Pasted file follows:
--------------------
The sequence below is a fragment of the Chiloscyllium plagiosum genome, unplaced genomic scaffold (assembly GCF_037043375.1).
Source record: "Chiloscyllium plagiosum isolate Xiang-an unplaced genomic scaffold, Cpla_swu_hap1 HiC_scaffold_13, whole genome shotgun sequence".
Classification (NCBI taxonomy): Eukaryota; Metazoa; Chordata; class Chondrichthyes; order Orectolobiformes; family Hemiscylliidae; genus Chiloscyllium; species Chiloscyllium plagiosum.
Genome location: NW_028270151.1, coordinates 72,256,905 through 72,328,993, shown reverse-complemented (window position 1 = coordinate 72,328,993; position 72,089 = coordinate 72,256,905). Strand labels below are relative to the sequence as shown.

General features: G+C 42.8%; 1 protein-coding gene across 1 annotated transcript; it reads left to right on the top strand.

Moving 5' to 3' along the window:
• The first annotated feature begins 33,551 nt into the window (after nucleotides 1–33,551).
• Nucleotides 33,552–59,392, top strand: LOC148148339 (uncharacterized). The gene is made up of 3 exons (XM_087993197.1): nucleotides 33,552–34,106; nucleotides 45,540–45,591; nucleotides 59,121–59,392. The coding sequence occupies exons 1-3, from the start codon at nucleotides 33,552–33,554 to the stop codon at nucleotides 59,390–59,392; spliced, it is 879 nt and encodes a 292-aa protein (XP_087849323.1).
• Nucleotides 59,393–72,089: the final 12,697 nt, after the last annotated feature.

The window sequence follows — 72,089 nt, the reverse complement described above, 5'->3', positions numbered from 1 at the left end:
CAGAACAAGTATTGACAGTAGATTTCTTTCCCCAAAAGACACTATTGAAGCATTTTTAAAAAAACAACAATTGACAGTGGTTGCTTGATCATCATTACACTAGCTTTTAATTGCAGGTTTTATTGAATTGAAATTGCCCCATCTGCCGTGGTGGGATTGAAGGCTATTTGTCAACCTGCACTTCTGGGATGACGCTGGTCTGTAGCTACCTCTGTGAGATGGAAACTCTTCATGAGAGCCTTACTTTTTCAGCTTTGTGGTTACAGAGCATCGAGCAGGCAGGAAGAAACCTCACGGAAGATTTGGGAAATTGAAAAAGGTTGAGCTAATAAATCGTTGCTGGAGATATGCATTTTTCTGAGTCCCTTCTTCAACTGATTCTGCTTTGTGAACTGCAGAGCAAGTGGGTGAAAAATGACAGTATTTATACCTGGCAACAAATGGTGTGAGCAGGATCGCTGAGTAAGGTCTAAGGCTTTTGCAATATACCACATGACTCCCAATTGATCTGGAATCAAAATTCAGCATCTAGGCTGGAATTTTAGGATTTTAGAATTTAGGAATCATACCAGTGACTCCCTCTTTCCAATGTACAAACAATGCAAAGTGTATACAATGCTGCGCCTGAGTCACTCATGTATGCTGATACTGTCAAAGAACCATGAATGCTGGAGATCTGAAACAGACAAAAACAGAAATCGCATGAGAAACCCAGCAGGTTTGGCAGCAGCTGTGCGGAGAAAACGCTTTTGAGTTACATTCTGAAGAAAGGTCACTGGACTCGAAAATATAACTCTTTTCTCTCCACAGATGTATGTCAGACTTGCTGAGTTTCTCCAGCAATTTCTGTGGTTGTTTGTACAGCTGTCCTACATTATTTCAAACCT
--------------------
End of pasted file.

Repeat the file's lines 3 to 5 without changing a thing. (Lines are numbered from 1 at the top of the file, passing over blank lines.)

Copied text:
Classification (NCBI taxonomy): Eukaryota; Metazoa; Chordata; class Chondrichthyes; order Orectolobiformes; family Hemiscylliidae; genus Chiloscyllium; species Chiloscyllium plagiosum.
Genome location: NW_028270151.1, coordinates 72,256,905 through 72,328,993, shown reverse-complemented (window position 1 = coordinate 72,328,993; position 72,089 = coordinate 72,256,905). Strand labels below are relative to the sequence as shown.

General features: G+C 42.8%; 1 protein-coding gene across 1 annotated transcript; it reads left to right on the top strand.